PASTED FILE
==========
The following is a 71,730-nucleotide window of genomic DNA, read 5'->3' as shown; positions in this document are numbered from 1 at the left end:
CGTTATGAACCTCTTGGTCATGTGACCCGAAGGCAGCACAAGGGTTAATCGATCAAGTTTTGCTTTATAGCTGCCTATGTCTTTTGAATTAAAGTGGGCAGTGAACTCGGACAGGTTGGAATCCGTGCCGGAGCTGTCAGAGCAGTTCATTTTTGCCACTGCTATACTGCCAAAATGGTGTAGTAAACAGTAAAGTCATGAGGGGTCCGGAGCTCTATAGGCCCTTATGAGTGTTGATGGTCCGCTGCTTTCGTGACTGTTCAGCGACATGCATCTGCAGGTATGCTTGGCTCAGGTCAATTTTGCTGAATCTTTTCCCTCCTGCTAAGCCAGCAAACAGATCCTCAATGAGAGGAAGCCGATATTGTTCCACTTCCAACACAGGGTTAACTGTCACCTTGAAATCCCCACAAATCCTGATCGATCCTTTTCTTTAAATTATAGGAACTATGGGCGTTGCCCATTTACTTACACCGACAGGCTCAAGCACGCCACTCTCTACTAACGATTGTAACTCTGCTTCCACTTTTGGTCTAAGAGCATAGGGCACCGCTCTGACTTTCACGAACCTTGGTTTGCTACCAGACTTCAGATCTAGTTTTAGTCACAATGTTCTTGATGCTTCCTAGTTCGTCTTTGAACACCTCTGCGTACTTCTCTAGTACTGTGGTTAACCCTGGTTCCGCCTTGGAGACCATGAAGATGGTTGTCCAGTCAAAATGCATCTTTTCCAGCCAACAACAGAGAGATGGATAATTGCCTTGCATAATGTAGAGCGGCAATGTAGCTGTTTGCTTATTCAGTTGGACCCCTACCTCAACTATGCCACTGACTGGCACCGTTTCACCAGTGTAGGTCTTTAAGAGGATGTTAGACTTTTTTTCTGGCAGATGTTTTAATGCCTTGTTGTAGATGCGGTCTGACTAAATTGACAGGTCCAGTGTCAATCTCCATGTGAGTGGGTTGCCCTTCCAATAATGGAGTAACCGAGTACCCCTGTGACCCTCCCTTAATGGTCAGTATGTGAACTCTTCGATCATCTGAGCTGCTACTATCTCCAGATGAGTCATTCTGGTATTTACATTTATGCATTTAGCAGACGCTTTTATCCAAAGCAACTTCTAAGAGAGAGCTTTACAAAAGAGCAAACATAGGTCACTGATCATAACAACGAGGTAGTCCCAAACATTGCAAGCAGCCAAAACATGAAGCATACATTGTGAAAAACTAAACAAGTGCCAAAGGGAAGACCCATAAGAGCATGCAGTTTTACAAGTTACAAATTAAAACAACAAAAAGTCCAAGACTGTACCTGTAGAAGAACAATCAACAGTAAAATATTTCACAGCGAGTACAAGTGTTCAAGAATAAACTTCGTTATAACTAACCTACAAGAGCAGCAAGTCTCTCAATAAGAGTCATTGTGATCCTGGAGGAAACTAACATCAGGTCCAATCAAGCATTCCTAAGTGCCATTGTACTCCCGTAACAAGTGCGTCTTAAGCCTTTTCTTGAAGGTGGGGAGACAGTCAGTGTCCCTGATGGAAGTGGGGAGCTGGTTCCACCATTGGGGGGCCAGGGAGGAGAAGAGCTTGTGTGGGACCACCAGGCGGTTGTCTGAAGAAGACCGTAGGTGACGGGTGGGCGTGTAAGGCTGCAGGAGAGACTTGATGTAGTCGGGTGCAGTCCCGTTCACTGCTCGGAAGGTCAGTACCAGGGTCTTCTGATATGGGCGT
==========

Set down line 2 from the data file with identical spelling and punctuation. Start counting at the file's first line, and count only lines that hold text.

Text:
CGTTATGAACCTCTTGGTCATGTGACCCGAAGGCAGCACAAGGGTTAATCGATCAAGTTTTGCTTTATAGCTGCCTATGTCTTTTGAATTAAAGTGGGCAGTGAACTCGGACAGGTTGGAATCCGTGCCGGAGCTGTCAGAGCAGTTCATTTTTGCCACTGCTATACTGCCAAAATGGTGTAGTAAACAGTAAAGTCATGAGGGGTCCGGAGCTCTATAGGCCCTTATGAGTGTTGATGGTCCGCTGCTTTCGTGACTGTTCAGCGACATGCATCTGCAGGTATGCTTGGCTCAGGTCAATTTTGCTGAATCTTTTCCCTCCTGCTAAGCCAGCAAACAGATCCTCAATGAGAGGAAGCCGATATTGTTCCACTTCCAACACAGGGTTAACTGTCACCTTGAAATCCCCACAAATCCTGATCGATCCTTTTCTTTAAATTATAGGAACTATGGGCGTTGCCCATTTACTTACACCGACAGGCTCAAGCACGCCACTCTCTACTAACGATTGTAACTCTGCTTCCACTTTTGGTCTAAGAGCATAGGGCACCGCTCTGACTTTCACGAACCTTGGTTTGCTACCAGACTTCAGATCTAGTTTTAGTCACAATGTTCTTGATGCTTCCTAGTTCGTCTTTGAACACCTCTGCGTACTTCTCTAGTACTGTGGTTAACCCTGGTTCCGCCTTGGAGACCATGAAGATGGTTGTCCAGTCAAAATGCATCTTTTCCAGCCAACAACAGAGAGATGGATAATTGCCTTGCATAATGTAGAGCGGCAATGTAGCTGTTTGCTTATTCAGTTGGACCCCTACCTCAACTATGCCACTGACTGGCACCGTTTCACCAGTGTAGGTCTTTAAGAGGATGTTAGACTTTTTTTCTGGCAGATGTTTTAATGCCTTGTTGTAGATGCGGTCTGACTAAATTGACAGGTCCAGTGTCAATCTCCATGTGAGTGGGTTGCCCTTCCAATAATGGAGTAACCGAGTACCCCTGTGACCCTCCCTTAATGGTCAGTATGTGAACTCTTCGATCATCTGAGCTGCTACTATCTCCAGATGAGTCATTCTGGTATTTACATTTATGCATTTAGCAGACGCTTTTATCCAAAGCAACTTCTAAGAGAGAGCTTTACAAAAGAGCAAACATAGGTCACTGATCATAACAACGAGGTAGTCCCAAACATTGCAAGCAGCCAAAACATGAAGCATACATTGTGAAAAACTAAACAAGTGCCAAAGGGAAGACCCATAAGAGCATGCAGTTTTACAAGTTACAAATTAAAACAACAAAAAGTCCAAGACTGTACCTGTAGAAGAACAATCAACAGTAAAATATTTCACAGCGAGTACAAGTGTTCAAGAATAAACTTCGTTATAACTAACCTACAAGAGCAGCAAGTCTCTCAATAAGAGTCATTGTGATCCTGGAGGAAACTAACATCAGGTCCAATCAAGCATTCCTAAGTGCCATTGTACTCCCGTAACAAGTGCGTCTTAAGCCTTTTCTTGAAGGTGGGGAGACAGTCAGTGTCCCTGATGGAAGTGGGGAGCTGGTTCCACCATTGGGGGGCCAGGGAGGAGAAGAGCTTGTGTGGGACCACCAGGCGGTTGTCTGAAGAAGACCGTAGGTGACGGGTGGGCGTGTAAGGCTGCAGGAGAGACTTGATGTAGTCGGGTGCAGTCCCGTTCACTGCTCGGAAGGTCAGTACCAGGGTCTTCTGATATGGGCGT